Semen preparation and evaluation of testicular degeneration: For examination of the testicular degeneration induction was performed evaluation of total and progressive motility, sperm defects and sperm DNA fragmentation. The total and progressive motility was assessed by computer analyses system. The software was the Sperm Class Analyzer (SCA, Microptics, Spain) and the set up was adjusted by ram sperm. It was chosen five fields for the analyses and it was used the Makler® chamber to perform the evaluation. The sperm defects were evaluated by differential interference contrast microscopy (DIC). It was counted 200 cells that were classified in major and minor sperm defects. DNA fragmentation was determined by commercial kit Halomax® (Halotech, Spain) and it was determined the fragmentation in 1,000 cells. All evaluation was done by competent techniques.
Semen preparation and evaluation of oxidative stress: Two hundred microliters of semen samples diluted in TALP media [25] (25×106 sperm/mL) were added to 0.5 μL of CellROX (1 mM in DMSO) and 2 μL of Hoescht 33342 (2.5 mg/mL; in dPBS), and incubated for 30 minutes at 37ºC. After incubation, the solution was centrifuged for 5 minutes at 2,000 g, the supernatant was removed, and the pellet resuspended in 200 μL of TALP. An aliquot of 5 μL was placed between a slide and coverslip and read under epifluorescence microscopy (Nikon, model 80i) at 1,000x magnification using a triple filter (D/F/R, C58420) featuring the UV-2E/C (340-380 nm excitation and 435-485 emission), B-2E/C (465-495 excitation and 515-555 emission), and G-2E/C (540- 525 excitation and 605-655 emission) sets.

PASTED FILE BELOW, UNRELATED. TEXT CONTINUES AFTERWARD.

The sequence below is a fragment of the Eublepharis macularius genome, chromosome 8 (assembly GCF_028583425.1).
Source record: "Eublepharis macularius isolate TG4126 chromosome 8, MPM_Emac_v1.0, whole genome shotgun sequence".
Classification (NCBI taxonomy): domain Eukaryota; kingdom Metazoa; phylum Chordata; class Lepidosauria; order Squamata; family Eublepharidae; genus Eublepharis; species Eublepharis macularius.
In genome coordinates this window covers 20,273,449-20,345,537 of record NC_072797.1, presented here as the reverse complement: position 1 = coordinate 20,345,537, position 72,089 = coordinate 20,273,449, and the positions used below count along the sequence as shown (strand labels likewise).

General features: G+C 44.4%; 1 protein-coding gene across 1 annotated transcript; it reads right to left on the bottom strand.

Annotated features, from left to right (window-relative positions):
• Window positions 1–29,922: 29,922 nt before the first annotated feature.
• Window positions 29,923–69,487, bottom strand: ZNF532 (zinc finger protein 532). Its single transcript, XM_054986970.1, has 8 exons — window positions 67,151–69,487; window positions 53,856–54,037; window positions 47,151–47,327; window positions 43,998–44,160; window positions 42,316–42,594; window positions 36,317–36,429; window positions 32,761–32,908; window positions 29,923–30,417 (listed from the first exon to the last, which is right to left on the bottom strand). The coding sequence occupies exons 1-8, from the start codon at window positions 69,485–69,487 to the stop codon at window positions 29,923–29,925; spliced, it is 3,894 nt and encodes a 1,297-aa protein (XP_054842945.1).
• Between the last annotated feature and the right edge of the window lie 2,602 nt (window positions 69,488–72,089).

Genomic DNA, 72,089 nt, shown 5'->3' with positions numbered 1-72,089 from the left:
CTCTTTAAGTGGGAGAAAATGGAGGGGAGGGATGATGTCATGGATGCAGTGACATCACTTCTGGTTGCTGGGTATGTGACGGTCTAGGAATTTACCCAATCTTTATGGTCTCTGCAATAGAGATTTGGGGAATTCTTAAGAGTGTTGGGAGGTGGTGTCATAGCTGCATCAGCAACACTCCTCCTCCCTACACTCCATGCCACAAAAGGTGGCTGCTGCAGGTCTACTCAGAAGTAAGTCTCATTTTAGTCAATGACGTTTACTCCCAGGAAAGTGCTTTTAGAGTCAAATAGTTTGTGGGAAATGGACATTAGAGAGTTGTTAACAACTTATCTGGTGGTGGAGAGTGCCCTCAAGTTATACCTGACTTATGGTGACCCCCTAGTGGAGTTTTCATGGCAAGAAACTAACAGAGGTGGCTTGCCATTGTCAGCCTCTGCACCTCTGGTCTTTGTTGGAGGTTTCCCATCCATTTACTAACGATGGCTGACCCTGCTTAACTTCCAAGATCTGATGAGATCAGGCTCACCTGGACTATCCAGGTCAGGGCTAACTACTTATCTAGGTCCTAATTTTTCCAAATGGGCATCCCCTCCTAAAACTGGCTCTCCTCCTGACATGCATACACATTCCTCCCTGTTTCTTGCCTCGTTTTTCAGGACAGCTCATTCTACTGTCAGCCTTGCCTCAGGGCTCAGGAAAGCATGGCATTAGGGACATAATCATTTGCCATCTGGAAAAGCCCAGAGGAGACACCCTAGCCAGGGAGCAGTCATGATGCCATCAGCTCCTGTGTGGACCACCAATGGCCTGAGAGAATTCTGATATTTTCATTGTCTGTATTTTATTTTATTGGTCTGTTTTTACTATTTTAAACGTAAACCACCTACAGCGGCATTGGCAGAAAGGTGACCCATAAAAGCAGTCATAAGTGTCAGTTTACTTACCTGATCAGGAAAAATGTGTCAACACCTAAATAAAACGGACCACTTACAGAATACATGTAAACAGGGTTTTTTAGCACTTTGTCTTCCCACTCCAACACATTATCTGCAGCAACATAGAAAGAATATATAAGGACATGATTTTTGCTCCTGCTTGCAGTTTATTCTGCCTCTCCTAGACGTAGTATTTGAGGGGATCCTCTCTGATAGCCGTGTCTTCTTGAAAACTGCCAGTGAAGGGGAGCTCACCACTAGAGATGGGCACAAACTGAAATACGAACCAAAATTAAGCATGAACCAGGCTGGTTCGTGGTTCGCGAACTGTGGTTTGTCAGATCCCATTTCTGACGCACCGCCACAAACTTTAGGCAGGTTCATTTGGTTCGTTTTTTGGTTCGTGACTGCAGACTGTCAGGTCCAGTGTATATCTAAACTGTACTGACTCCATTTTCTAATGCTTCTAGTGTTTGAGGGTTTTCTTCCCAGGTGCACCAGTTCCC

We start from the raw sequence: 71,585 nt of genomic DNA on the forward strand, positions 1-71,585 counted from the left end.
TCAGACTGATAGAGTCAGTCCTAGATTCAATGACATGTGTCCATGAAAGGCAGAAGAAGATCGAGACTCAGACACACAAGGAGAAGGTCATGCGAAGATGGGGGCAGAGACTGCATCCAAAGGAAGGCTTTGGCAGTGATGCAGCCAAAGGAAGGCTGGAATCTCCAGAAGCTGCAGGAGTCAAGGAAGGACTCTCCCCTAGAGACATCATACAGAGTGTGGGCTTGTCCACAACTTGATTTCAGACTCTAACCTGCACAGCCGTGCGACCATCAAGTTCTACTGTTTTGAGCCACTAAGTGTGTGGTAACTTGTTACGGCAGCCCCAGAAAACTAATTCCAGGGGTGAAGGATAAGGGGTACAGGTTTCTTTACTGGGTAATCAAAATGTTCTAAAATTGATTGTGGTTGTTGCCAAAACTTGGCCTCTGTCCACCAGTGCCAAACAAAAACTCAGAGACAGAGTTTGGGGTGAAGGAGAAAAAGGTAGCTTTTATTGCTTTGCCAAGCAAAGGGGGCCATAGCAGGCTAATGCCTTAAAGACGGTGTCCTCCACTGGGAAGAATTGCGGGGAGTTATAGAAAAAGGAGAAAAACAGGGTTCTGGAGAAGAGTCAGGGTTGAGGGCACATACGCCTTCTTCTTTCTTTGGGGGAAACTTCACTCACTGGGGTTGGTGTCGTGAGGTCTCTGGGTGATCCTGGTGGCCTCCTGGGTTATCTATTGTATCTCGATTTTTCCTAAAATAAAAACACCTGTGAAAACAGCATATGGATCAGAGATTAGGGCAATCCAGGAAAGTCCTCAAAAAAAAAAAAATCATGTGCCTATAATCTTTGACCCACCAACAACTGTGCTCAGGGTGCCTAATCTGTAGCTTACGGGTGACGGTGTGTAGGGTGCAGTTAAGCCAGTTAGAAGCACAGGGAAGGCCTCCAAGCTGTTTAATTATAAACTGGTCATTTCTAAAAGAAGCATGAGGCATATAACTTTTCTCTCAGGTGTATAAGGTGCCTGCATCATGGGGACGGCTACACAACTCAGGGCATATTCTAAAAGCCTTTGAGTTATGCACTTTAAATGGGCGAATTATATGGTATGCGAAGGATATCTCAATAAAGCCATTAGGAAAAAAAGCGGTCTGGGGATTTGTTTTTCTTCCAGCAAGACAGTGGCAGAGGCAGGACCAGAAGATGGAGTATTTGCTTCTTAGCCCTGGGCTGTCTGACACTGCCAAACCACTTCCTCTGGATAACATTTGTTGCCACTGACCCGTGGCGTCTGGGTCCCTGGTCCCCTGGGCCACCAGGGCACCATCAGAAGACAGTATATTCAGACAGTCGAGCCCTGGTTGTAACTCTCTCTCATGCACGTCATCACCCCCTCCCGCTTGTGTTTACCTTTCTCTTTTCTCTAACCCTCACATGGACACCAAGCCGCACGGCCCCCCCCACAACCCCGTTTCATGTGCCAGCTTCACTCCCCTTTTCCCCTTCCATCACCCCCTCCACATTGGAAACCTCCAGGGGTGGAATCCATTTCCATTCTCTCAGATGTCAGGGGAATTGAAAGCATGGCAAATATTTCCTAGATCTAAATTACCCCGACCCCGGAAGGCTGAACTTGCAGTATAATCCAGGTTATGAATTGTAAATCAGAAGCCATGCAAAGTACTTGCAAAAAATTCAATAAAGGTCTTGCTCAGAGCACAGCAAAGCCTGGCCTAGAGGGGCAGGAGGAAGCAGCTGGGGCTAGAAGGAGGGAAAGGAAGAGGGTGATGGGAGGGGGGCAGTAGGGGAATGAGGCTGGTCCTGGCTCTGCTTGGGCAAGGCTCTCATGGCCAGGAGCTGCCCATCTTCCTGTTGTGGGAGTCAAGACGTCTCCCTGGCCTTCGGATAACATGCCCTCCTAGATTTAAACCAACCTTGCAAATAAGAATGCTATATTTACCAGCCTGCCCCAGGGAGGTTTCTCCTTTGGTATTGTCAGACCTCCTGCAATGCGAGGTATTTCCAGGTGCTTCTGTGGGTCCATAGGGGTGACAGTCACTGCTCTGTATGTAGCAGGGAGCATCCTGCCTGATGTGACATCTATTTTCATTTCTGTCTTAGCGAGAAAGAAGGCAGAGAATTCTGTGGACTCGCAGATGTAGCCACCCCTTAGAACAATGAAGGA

It was counted 200 cells and they were classified as sperm under mild or no oxidative stress (unstained midpiece), sperm under moderate oxidative stress (midpiece stained pale red), and sperm under intense oxidative stress (midpiece stained strong red) (Figure 1).
Statistical analysis: Nine variables were analyzed in this experiment (total motility, progressive motility, total sperm defects, minor sperm defects, major sperm defects, DNA fragmentation, sperm under mild or no oxidative stress, sperm under moderate oxidative stress, and sperm under intense oxidative stress) in two moments (before insulation/ control period, and after insulation/degenerated period).
An analysis of variance was conducted (ANOVA). Differences between treatments were considered significant at p<0.05 (Stat view 1998, SAS Institute Inc., Cary, NC, USA).
Results